• events which did not involve any credit risk to the bank (for example, non-material errors in information given to the bank);
  • unilateral opinions formed by the bank, including in ‘vague and largely undefined circumstances’; and
  • defaults which were capable of remedy but without an opportunity to do so.

Upon default, the bank was entitled to cancel the facilities and claim break costs and an indemnity for enforcement costs, with no right of set-off for the customer and a very limited right for the customer to prevent those actions by remedying the default.

Third, unilateral variation clauses 11.1 and 22.1 of the Delphi Conditions and 2.3, 2.4, 4.2 and 4.4 of the Rural Conditions permitted the bank to unilaterally vary the price, services and other terms of the contract, with less than a month’s notice.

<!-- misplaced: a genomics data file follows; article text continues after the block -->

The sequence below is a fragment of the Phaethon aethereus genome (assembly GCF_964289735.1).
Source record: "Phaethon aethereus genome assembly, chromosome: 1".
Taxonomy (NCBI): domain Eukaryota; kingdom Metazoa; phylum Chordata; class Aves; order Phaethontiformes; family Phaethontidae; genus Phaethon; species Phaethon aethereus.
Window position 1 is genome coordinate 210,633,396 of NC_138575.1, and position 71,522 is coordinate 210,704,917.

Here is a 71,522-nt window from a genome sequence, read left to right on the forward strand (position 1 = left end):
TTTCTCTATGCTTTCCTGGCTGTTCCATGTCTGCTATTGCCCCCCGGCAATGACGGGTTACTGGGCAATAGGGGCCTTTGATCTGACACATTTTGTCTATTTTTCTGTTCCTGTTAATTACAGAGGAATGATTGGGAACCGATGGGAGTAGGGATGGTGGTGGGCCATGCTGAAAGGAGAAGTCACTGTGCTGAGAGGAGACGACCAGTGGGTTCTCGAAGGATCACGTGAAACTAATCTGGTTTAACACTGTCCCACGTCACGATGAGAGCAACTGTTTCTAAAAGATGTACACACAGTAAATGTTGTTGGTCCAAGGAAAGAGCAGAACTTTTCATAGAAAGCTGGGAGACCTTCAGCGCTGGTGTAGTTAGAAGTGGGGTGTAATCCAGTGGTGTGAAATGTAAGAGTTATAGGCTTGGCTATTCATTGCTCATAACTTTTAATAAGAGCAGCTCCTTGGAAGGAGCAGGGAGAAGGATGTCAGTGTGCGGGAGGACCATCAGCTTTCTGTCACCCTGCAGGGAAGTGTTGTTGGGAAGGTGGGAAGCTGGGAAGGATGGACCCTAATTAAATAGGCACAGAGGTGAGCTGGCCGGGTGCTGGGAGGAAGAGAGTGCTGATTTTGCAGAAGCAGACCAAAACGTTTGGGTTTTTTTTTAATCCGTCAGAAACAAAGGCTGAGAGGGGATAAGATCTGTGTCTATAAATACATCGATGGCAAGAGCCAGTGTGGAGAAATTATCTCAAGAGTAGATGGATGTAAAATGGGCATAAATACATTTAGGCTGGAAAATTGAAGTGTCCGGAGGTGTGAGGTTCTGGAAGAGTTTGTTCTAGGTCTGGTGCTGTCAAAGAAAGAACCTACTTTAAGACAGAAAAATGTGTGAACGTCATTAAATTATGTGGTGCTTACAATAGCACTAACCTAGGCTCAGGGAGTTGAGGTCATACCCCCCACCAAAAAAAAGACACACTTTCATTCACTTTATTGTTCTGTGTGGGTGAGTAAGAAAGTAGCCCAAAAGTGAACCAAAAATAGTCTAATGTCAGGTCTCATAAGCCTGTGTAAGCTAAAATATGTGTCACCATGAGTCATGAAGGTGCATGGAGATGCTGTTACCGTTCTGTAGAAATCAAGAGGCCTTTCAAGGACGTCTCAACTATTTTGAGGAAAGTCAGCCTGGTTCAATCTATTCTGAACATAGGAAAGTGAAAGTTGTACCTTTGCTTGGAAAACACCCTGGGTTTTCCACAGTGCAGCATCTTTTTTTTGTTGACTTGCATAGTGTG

Fourth, conclusive evidence clauses 17.6 of the Delphi Conditions and 13.1 of the Rural Conditions provided that certificates by the bank of amounts stated to be owing would be conclusive evidence of the debt unless the customer could disprove them.

(iii) Unfairness

Section 12BG of the ASIC Act (and the corresponding ACL regime) deems a term unfair if:

  • it would cause a significant imbalance in rights and obligations;
  • it is not reasonably necessary to protect the legitimate interests of the advantaged party (which is presumed and for the advantaged party to prove otherwise); and
  • it would cause detriment to a party if applied or relied on.

(Gleeson J usefully summarises the entire statutory regime and case law at [7]-[36].)

Courts are required to take into account the extent to which the term is ‘transparent’: in reasonably plain language, legible, presented clearly and readily available.